"It is impossible to reach fluency in Mandarin without spending 3-4 years on the ground in China. So unless you are in your early twenties and want to make this significant time investment, it doesn't make much sense career-wise," said Alex Berghofen, the managing partner of HELEX Asia, a pan-Asian recruitment firm for management consultants.
Difficulties arise because Mandarin Chinese — the most commonly spoken Chinese dialect — uses an unfamiliar non-Roman script, and features over 2,000 characters. Unlike Germanic or Romance languages, it is also tonal, meaning that different pitches are required to express different meanings.
Marco Vicario Ramirez, the director general of Instituto Iberochino, a Chinese language school based in four Spanish cities, said Chinese learners must first grapple with its alphabet.
"The intonation of the syllables of each word is very important for their meaning. In Chinese, intonation is more important than pronunciation," said Ramirez, whose Instituto Iberochino currently teaches 650 students, the youngest of which is aged four.
Around 232 schools in Germany offered Chinese in the 2010/2011 academic year, but Andreas Laimböck, a German-born owner of a language school in Beijing, said students in Europe lacked the time needed to progress with the language.
"Eight hours a week is simply not enough. Students arrive in China with sometimes moderate writing skills, however, very poor speaking skills," Laimböck said in a report by language learning software provider Rosetta Stone.
Many students opt to learn in China to better their progress, and 40 million foreigners now study in the country, according to official estimates. The Chinese government forecasts the number could rise to 100 million by 2020.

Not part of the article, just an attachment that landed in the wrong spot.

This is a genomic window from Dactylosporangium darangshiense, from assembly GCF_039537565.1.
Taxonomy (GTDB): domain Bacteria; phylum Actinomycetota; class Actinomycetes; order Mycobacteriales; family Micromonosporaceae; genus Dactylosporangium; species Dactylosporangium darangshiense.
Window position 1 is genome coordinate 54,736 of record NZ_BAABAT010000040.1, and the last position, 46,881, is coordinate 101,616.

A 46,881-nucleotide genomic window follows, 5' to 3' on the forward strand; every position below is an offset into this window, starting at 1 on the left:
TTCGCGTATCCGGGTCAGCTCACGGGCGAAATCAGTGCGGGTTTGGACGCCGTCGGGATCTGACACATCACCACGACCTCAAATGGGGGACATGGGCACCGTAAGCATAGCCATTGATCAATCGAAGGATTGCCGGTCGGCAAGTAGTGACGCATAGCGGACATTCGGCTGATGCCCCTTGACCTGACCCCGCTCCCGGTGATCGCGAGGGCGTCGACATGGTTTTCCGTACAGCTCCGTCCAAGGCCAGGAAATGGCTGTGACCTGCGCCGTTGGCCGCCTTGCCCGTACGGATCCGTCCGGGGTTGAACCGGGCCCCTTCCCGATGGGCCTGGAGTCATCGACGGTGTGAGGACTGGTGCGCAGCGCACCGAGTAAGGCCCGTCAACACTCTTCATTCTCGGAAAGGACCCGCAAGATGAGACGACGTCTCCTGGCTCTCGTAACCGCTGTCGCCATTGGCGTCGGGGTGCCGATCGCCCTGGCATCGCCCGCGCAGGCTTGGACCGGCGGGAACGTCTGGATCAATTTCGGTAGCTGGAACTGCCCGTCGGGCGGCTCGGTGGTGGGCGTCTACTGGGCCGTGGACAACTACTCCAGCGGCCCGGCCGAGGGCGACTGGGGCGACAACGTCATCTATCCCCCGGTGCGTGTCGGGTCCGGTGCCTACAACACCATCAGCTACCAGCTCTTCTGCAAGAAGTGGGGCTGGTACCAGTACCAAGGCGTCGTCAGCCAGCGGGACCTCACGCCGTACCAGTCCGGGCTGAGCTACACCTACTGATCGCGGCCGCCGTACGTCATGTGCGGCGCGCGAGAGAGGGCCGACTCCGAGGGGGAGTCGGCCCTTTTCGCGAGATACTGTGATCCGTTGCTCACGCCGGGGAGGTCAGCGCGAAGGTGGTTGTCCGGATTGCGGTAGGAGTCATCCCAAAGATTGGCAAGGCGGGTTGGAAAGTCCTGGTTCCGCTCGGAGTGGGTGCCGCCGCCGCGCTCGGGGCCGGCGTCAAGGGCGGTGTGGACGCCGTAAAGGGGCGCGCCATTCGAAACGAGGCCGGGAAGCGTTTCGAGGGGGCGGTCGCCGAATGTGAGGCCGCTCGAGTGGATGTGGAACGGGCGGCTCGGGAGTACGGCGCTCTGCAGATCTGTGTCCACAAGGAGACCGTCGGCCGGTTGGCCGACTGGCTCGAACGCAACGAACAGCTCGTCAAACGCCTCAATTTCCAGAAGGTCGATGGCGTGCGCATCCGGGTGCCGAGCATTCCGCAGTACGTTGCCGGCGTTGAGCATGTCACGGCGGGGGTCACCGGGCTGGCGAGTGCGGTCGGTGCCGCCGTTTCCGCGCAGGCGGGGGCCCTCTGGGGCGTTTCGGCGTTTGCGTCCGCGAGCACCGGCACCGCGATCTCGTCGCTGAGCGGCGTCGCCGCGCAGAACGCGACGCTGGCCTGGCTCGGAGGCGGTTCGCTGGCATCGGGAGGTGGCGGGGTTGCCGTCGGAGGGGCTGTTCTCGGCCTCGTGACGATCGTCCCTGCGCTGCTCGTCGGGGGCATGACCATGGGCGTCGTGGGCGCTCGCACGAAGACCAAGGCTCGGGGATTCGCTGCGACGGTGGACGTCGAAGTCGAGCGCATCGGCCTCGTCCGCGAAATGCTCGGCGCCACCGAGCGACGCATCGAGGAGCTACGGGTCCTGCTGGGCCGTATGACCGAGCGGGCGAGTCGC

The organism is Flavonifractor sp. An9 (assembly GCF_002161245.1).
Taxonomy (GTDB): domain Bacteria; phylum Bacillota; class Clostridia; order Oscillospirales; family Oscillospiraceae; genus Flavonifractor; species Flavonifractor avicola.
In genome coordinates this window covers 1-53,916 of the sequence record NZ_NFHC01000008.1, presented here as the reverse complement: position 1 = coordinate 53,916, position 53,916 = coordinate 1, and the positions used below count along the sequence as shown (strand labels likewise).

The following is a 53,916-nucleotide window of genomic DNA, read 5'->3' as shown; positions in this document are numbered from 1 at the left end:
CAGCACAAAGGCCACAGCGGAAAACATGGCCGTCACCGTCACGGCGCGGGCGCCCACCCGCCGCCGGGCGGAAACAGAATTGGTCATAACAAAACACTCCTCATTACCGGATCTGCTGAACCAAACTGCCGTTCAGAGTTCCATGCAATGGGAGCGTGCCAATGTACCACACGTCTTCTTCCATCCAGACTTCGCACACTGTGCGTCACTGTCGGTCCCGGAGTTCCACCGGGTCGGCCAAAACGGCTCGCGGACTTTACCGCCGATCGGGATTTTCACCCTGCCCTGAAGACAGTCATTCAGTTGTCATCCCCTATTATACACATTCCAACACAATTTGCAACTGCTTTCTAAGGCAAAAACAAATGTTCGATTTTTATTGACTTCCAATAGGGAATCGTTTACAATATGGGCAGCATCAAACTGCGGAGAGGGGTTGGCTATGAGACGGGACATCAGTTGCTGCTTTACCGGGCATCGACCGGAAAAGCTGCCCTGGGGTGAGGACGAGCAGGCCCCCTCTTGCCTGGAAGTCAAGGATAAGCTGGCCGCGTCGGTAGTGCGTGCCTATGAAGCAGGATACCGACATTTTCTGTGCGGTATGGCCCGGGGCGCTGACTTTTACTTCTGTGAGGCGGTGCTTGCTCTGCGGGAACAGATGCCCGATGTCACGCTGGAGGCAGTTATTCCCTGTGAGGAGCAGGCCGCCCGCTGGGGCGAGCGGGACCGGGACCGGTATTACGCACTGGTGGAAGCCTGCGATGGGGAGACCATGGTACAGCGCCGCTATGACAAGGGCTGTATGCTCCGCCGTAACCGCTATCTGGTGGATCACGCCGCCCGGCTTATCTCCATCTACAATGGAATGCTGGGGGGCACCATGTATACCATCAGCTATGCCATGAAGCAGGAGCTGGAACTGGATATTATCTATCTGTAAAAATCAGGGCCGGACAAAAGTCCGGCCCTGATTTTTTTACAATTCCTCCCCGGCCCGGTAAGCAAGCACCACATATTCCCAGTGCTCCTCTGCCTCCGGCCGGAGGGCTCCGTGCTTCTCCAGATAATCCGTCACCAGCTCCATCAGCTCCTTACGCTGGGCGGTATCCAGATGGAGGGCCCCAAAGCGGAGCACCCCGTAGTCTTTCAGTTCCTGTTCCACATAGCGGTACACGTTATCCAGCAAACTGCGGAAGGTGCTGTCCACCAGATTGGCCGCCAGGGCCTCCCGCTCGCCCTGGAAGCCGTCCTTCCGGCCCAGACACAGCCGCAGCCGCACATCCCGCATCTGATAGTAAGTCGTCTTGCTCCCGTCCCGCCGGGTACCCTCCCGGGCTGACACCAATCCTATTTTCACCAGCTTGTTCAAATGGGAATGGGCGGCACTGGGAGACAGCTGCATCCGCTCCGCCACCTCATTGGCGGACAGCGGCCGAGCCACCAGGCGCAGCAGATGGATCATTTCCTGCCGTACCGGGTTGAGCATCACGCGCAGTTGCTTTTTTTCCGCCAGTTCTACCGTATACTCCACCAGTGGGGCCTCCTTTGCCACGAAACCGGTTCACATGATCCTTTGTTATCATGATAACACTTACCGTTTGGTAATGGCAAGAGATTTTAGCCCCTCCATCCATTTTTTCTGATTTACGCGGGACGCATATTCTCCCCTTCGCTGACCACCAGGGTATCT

However, Simon Bell, who headhunts British executives for senior positions abroad, said that Chinese language skills were rarely required by recruiting firms.
"If a company came to us and they wanted someone to be based in Chinese markets, they would say that Chinese was desirable but not essential, so as to not limit the pool of potential applicants… If they came to us saying they would need someone with Chinese skills, the assumption would be that they wouldn't find someone," said Bell, who heads the U.K. branch of recruitment firm Page Executive.
"Chinese is seen as very difficult. And it is not natural for Northern Europeans to pick it up that easily. It is going to take perhaps two years — and they could potentially only be heading to the country for a two-year role," he added.
Bell said that many of the firms he worked with were looking to expand in either China or India, but that in both cases, the language of big business remained English.
"There are lots of English speakers in China… a lot of the Chinese people working for you speak English," he said.
(Read More: Why Indians Have No Choice but to Learn Chinese)